A Cactus Helped Me Find My Way

Years ago, I was given a large terra-cotta bowl of eight to ten different types, shapes, and colors of cacti. I was thrilled. I told myself, “My ignorance about gardening will not be a liability for these plants, they are indestructible.”

I put them in the bright summer sun and forgot about them. Eventually, they began to look a little “puckered up,” so I swamped them with water to revive them. Several cycles of these crisis management efforts eventually killed them all! They just shriveled up, drooped over, and then hit the dirt. DEAD. Very dead. I was shocked!

Recently, I visited the Saguaro National Park in southern Arizona to see very old, very large cactus. They are sooooooo interesting—so many sizes, shapes, and colors. Many have the most beautiful flowering blossoms. They grow very slowly, need just the right amount of sun and water to thrive, and are much more delicate than they appear. (I know this from experience.) They weigh hundreds of pounds during the rainy season and slim down during times of drought.

A cactus that grows close to the ground has a peculiar behavior. When a heat source passes too close to the tiny prickers, they shoot out and embed themselves into whatever is passing. You can guess what happened. As I was strolling along the path, a few of these hitchhikers took aim and hit their mark. They were very small, but very annoying. I got all of them out but one. I could feel it, but I couldn’t see it. After a few days, a red, swollen spot emerged on my index finger and hurt like the dickens.

The tiny source of increasing pain made me think again about the apostle Paul’s conundrum concerning a thorn in the flesh given to him by “a messenger of Satan.” There is a lot of speculation about what it was, physical or emotional; why it was given to him, to foster humility or develop deeper character qualities; why God didn’t remove it in the end; and many other mysteries surrounding this story.

I focused in on the number of times Paul asked God to remove the painful thorn and how much time elapsed between each request to God for relief. I guess I always assumed that the requests came in rapid succession: day 1, day 2, day 3. I’m always in a hurry. Waiting is not a strength for me.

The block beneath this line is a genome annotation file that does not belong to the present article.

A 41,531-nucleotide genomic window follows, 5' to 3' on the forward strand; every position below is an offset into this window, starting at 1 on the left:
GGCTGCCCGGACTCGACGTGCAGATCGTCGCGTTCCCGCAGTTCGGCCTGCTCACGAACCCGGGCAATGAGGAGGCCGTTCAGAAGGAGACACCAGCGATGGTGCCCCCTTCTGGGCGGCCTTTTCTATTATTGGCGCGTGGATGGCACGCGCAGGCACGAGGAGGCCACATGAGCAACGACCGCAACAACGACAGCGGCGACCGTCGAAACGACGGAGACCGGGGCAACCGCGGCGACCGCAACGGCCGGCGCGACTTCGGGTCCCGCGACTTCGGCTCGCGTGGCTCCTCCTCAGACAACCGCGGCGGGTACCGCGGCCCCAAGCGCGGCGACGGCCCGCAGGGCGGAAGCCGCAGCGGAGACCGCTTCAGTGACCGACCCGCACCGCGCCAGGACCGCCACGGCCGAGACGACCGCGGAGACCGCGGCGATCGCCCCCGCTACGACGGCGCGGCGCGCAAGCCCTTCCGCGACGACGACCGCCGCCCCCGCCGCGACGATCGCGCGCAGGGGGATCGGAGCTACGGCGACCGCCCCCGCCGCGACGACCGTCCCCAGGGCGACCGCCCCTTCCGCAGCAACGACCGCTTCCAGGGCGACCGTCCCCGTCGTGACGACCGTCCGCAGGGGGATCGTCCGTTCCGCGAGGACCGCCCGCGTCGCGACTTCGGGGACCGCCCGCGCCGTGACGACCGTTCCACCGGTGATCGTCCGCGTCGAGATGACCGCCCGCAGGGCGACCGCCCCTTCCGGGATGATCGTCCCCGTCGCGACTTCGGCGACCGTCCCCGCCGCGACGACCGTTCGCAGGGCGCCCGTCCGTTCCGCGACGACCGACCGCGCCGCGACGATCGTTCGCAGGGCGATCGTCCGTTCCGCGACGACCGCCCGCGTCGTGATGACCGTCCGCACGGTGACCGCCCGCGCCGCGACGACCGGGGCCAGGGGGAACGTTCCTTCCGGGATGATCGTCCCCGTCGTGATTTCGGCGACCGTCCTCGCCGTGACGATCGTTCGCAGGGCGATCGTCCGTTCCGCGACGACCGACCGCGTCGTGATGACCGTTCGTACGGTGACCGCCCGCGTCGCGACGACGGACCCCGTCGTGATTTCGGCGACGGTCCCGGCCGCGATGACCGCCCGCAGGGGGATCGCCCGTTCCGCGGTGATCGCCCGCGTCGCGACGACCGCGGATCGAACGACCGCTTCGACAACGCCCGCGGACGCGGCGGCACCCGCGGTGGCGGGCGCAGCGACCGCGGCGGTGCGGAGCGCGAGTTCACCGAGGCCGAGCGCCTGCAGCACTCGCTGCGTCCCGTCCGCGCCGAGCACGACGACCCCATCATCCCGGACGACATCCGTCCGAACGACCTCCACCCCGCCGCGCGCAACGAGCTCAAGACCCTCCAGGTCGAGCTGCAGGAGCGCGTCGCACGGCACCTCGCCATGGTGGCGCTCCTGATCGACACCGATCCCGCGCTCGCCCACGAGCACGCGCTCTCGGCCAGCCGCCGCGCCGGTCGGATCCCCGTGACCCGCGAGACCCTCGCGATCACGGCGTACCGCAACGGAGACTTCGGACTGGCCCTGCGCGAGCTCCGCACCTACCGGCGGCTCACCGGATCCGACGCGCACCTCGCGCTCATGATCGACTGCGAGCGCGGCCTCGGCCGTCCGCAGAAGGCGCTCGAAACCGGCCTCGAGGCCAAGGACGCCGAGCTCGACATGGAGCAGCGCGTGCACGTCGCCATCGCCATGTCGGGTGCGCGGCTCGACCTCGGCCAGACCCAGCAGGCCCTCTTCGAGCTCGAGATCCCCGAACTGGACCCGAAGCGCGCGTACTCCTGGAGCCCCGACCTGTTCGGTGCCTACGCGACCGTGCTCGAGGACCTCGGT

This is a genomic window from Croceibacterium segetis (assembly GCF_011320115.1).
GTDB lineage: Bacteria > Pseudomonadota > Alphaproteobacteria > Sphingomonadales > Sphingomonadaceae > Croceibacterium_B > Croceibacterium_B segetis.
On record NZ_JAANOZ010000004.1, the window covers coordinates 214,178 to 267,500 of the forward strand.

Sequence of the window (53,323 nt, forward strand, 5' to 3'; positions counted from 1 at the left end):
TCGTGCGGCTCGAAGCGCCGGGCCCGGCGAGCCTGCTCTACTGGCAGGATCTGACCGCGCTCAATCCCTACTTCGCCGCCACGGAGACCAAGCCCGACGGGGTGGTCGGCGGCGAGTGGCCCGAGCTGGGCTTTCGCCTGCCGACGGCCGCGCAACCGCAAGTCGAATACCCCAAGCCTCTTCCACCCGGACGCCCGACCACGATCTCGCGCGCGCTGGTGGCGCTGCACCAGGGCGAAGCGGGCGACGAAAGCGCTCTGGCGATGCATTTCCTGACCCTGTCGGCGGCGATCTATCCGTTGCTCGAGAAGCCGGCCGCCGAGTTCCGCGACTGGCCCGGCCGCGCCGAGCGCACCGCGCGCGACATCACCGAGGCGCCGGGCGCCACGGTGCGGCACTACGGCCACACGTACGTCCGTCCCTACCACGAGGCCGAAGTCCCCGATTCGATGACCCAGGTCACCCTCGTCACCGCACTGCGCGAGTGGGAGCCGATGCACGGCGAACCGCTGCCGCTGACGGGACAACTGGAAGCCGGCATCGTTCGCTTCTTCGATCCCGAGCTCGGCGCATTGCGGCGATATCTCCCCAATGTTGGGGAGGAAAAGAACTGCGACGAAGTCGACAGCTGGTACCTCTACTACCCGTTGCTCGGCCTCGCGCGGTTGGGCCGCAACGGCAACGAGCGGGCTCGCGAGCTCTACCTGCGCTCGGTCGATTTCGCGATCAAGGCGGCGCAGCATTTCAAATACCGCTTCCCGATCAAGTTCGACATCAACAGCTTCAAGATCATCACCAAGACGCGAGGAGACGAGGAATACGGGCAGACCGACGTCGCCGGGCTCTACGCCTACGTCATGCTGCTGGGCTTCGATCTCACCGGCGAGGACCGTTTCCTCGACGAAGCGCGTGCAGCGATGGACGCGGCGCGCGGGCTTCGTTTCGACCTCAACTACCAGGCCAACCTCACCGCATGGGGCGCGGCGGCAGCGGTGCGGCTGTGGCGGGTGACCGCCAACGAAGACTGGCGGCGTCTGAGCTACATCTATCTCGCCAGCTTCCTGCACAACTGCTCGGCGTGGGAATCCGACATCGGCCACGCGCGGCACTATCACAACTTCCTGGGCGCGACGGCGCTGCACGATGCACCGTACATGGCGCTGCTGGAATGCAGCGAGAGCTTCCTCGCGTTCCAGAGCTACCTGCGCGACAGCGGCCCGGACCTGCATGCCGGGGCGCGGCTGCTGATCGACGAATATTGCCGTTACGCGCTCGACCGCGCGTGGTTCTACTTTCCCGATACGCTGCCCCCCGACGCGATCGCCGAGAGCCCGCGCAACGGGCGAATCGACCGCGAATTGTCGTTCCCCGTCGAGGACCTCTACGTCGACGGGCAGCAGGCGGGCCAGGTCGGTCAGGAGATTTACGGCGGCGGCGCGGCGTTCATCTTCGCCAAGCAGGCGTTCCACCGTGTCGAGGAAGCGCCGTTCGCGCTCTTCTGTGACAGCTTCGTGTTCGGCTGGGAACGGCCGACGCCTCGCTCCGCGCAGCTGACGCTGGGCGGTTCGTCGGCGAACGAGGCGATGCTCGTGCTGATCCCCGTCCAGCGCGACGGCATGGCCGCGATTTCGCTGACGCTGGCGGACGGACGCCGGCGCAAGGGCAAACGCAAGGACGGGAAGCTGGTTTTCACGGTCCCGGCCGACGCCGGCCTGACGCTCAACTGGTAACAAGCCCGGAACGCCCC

Perhaps Paul waited a year before he made the first request; maybe he waited five years before the second request, and maybe ten years before the third request. How did he deal with the silence, the pain, the limitations that the thorn inflicted on him? Did the pain and aggravation increase in intensity over time? Did it come and go? Did anything mitigate the pain? Did he try to remove it in his own strength? Was he brought to tears of desperation and anguish as he waited? Was he frustrated, impatient, depressed, angry with God for the “no” answer he finally understood?

We only get the end of the story, an ending we would never select if given a choice: “But he said to me, ‘My grace is sufficient for you, for my power is made perfect in weakness.’ Therefore I will boast all the more gladly about my weaknesses, so that Christ’s power may rest on me” (2 Corinthians 12:9).
I’ve had quite a few thorns in the flesh over the years, some physical, many more emotional. Most of them I successfully removed or the Lord eventually removed them. But several have been constant, like the one Paul had.

I’ve been silent for a while because one of these thorns has been particularly painful and I felt I had nothing to share. But the tiny Arizona pricker reminded me of the bigger picture of my life from God’s perspective. I’m not able to boast about this weakness or to claim any power that has come to rest upon me. But I am able to say that God is still in control of this one excruciating thorn in the flesh, and that is enough for now.

By the way, just in case you’re wondering, the small pricker finally worked its way out of my finger!

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